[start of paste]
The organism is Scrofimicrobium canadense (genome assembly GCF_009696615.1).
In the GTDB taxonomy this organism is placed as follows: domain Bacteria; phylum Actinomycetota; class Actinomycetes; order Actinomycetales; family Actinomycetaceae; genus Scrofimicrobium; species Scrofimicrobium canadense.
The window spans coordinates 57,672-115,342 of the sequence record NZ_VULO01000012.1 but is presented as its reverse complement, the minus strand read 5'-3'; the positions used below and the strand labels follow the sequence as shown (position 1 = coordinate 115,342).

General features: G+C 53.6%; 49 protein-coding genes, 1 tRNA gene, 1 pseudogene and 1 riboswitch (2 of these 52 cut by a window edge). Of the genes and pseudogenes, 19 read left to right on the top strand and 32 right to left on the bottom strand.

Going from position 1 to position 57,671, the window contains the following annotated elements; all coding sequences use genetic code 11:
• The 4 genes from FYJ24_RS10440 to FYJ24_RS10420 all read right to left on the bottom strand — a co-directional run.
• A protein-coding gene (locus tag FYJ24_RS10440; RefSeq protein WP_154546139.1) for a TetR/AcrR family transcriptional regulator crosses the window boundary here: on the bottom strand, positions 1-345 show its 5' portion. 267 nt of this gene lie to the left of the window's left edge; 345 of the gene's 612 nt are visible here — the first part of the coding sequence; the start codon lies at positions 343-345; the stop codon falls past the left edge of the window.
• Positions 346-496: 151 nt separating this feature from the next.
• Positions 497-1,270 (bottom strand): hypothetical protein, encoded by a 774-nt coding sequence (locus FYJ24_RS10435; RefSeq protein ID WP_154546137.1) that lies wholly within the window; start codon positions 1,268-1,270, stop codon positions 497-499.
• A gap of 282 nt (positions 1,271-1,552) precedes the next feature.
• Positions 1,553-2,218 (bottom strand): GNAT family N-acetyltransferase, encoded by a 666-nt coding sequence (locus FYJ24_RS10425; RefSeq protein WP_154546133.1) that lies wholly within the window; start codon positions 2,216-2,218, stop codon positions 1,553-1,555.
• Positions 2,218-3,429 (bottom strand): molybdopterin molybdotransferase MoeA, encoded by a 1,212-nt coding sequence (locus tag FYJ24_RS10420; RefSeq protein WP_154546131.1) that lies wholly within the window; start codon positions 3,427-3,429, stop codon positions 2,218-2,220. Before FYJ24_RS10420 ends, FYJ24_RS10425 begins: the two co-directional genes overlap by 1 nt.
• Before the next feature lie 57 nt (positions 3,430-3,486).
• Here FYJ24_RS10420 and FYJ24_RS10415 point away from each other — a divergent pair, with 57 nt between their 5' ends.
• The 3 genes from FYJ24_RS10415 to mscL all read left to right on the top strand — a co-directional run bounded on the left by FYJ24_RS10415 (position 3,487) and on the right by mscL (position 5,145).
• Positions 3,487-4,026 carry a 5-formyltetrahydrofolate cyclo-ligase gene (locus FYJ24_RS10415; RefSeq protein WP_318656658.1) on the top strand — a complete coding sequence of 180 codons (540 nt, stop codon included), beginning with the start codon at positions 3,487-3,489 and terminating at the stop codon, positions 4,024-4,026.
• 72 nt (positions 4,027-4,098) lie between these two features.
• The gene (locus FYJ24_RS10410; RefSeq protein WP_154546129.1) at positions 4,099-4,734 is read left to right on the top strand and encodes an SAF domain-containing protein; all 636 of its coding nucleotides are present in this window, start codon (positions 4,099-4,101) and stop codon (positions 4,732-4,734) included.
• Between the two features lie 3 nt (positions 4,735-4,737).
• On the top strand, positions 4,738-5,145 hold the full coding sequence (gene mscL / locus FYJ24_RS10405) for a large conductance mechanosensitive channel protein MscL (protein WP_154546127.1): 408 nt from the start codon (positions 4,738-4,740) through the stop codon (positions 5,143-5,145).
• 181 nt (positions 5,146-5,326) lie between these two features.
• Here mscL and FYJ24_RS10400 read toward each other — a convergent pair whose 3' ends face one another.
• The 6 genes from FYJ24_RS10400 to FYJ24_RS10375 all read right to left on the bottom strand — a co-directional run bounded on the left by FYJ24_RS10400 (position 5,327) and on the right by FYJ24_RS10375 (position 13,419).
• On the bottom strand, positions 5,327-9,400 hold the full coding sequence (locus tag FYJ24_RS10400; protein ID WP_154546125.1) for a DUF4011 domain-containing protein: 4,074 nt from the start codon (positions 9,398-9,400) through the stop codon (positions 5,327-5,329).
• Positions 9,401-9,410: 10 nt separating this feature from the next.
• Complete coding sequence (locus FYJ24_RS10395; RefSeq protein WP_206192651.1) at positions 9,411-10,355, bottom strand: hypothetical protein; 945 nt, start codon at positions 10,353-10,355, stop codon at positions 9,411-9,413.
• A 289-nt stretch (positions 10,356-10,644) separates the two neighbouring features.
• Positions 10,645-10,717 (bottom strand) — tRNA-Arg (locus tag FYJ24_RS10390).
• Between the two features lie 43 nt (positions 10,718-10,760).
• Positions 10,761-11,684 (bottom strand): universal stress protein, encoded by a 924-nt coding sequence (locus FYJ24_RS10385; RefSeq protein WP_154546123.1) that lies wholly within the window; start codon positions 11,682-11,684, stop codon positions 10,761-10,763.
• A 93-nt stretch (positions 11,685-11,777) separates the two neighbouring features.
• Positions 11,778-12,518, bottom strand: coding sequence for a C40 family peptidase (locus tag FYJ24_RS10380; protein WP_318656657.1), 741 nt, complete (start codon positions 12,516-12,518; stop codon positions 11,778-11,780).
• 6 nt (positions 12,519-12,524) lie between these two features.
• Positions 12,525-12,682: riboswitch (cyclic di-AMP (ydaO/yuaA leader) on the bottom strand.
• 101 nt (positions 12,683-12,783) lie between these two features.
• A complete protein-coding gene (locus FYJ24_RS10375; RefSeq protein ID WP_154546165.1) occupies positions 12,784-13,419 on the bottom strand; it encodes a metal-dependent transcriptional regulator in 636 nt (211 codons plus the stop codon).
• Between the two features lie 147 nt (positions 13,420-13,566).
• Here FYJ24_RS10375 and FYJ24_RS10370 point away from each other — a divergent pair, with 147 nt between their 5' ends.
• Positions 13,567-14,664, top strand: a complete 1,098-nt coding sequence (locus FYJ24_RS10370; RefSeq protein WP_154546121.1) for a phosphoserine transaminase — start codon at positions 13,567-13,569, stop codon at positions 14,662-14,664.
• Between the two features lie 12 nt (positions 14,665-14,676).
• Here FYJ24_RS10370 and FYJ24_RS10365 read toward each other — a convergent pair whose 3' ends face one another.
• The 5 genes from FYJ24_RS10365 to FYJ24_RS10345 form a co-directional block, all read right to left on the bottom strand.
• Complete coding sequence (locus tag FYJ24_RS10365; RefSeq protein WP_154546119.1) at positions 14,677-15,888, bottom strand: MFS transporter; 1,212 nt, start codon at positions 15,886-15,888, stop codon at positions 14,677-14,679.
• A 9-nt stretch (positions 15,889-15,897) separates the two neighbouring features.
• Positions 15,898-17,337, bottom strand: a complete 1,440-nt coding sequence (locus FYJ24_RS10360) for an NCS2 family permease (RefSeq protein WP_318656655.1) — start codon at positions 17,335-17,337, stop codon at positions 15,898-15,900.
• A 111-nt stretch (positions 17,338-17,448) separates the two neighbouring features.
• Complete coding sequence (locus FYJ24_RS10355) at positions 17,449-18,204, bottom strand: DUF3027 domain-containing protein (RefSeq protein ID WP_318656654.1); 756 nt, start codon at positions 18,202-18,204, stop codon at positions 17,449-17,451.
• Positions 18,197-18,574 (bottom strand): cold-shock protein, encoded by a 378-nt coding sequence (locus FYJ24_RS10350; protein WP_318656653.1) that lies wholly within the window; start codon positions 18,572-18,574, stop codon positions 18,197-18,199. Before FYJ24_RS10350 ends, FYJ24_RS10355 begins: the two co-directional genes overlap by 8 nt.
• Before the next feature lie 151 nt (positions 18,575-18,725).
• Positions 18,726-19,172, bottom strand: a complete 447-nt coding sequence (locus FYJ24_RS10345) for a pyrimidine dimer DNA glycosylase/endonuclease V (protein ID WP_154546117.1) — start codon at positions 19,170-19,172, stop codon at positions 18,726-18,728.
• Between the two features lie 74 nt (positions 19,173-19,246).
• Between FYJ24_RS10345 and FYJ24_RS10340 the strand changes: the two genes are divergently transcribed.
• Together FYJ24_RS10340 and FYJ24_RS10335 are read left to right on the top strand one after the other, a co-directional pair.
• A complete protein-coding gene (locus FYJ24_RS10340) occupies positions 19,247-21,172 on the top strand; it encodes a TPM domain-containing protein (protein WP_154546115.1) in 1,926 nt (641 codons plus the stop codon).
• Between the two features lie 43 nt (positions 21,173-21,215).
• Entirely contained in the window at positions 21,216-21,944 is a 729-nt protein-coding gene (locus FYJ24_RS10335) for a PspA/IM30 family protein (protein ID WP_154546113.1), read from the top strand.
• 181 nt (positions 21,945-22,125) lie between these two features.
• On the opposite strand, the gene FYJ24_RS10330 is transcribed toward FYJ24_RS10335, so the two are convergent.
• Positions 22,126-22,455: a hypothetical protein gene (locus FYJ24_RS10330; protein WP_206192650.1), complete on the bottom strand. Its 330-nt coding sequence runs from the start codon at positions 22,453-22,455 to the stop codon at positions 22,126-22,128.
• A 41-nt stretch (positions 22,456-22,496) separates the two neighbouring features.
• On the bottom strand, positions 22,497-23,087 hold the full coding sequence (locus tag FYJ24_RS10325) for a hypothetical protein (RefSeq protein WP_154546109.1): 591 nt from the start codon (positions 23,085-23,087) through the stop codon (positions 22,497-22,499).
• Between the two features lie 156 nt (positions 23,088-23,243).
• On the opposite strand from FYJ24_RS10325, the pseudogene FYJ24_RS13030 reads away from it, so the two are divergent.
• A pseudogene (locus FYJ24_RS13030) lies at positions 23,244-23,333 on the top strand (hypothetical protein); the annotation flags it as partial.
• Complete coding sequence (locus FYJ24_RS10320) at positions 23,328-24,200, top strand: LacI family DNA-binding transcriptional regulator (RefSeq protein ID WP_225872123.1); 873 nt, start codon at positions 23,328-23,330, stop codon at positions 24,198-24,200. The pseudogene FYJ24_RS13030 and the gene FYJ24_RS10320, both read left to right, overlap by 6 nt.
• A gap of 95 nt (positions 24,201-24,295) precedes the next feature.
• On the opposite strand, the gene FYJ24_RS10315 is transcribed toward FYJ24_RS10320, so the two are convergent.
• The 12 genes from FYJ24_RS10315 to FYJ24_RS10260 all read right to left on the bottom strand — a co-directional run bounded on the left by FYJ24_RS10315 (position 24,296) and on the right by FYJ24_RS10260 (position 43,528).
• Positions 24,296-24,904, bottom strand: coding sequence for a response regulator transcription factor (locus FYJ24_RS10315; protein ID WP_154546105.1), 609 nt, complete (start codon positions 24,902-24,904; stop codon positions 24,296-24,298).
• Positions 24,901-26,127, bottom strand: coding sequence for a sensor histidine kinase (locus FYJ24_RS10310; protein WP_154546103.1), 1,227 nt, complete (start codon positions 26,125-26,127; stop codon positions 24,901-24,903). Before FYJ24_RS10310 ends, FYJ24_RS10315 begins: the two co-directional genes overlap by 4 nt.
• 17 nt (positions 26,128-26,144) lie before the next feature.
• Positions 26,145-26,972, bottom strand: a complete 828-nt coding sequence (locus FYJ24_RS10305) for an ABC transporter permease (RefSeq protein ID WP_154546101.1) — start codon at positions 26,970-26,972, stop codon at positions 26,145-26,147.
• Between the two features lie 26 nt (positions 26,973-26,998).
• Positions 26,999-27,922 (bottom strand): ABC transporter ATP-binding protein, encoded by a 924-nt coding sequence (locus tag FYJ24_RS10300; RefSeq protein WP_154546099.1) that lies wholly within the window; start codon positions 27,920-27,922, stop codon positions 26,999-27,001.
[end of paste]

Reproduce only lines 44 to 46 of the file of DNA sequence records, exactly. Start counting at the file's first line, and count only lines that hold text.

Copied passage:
• A 9-nt stretch (positions 15,889-15,897) separates the two neighbouring features.
• Positions 15,898-17,337, bottom strand: a complete 1,440-nt coding sequence (locus FYJ24_RS10360) for an NCS2 family permease (RefSeq protein WP_318656655.1) — start codon at positions 17,335-17,337, stop codon at positions 15,898-15,900.
• A 111-nt stretch (positions 17,338-17,448) separates the two neighbouring features.